2020: The Year of Losses, Opinion Piece

Written by: Julia Russell

As a student dredging through the tail end of 2020 herself, we are exhausted. In the wake of civil unrest, political media bombardment, the personal economic effects of coronavirus, and a changing physical environment, it is difficult to be able to focus our attention on any one thing for too long. Add 8 hours of screen time on top of our busy schedules, and it’s an inevitable downhill slip and slide. We are struggling physically, and emotionally, with the start of (virtual) education amidst the current global pandemic. Students are lacking dire parts of our lives that work simultaneously to help us reach success and personal health. 2020 and our current season has lacked support, and housed many losses. 

Our minds are not created to learn virtually. As human beings, we are made to be doers and creators. We are made to be feelers and learners, touchers and seers. While virtual learning adds a synchronous aspect which is helpful to some, a bulk of our learning is individual and done through large texts that allow little room for information retention. It is tiresome as we are spending 8 hours (or more) a day staring at a screen that doesn’t interact with us, and instead feeds us information overload. We are exhausting and killing our minds more than learning important academia housed in our course loads that is dire to our majors.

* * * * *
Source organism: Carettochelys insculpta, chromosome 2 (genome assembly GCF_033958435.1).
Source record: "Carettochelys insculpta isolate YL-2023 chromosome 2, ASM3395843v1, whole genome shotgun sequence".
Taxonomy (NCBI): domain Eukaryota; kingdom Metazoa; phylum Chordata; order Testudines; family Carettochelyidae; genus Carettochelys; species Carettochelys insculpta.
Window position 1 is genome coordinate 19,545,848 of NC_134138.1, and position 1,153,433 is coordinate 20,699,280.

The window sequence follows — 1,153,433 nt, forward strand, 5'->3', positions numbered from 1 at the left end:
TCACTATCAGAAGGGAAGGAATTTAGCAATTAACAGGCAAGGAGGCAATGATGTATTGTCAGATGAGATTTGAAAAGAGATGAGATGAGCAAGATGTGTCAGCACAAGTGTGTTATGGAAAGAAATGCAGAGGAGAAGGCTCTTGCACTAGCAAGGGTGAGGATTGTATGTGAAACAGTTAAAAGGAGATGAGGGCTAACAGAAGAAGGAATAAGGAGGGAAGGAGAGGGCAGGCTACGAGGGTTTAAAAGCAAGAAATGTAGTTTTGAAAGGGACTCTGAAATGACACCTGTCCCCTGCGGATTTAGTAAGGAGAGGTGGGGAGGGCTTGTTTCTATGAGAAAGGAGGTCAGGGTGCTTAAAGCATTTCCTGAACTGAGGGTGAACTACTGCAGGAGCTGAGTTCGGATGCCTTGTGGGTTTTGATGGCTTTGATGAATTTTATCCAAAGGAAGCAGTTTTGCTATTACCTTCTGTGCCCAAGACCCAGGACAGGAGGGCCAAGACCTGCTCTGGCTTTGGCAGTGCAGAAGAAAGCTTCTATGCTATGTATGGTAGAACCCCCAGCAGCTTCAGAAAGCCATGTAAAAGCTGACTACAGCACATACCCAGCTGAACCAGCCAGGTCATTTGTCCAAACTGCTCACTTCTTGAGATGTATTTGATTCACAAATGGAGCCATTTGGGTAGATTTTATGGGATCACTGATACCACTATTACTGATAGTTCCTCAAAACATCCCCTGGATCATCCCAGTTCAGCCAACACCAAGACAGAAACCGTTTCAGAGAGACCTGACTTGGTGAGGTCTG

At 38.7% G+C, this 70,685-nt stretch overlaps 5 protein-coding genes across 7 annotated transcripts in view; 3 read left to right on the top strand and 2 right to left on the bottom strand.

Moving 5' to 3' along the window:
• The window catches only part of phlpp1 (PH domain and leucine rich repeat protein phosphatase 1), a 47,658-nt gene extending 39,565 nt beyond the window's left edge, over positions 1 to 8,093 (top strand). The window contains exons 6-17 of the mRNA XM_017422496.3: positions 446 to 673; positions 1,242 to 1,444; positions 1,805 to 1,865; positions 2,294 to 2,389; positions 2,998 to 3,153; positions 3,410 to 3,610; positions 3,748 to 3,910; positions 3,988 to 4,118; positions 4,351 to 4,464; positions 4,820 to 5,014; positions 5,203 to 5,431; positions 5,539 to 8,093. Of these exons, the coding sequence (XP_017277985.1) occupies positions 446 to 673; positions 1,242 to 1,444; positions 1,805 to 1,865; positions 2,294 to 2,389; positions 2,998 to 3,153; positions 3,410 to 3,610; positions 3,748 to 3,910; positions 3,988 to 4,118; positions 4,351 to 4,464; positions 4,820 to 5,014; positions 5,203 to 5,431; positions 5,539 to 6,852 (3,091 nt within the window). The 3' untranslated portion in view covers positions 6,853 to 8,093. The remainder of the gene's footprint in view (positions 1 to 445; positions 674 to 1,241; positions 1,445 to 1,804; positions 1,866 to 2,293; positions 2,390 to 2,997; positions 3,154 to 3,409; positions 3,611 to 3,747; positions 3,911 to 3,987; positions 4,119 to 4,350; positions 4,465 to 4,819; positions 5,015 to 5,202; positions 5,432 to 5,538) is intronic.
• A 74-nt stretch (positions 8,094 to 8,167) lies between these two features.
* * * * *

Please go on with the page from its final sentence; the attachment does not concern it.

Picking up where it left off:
To make matters worse, many campuses nationwide have expelled resources that students need to stay healthy and current with their workloads. Mental health help on campus is not as easily accessible, and while some students are dealing with feeling isolated and alone it is not surprising that mental health for some has taken a negative turn. Things like tutoring and study rooms are scarcely available and harder to access via online and in person, making it difficult for those who don’t have a good place to study at home or those struggling in their classes. It is a hard time juggling academics and personal health as a whole, while still being bombarded with politics and the media. 

So what? What can change, and how does this relate to our university? What do we need to do to help students get back to a new form of “normal”? The simple answer is community. As a student who has dealt first hand with the mental health aspect and feeling unsupported in her course load, having people to lean on and be in relationship with whilst living in these unknown times is vital.

UW campuses need to do a better job of supporting their students with ways of getting connected either virtually, or socially distanced with their peers. We are meant to be in relationship with one another, and that can’t always be done in twenty seconds in a breakout session on our class zoom calls. It is important that UW works harder this upcoming quarter and year to make sure that relationships are being cultivated, programs are being put into place to help the students who are facing trial mentally, and connect our campus so that we feel supported and like we aren’t going through this virtual battle alone. 

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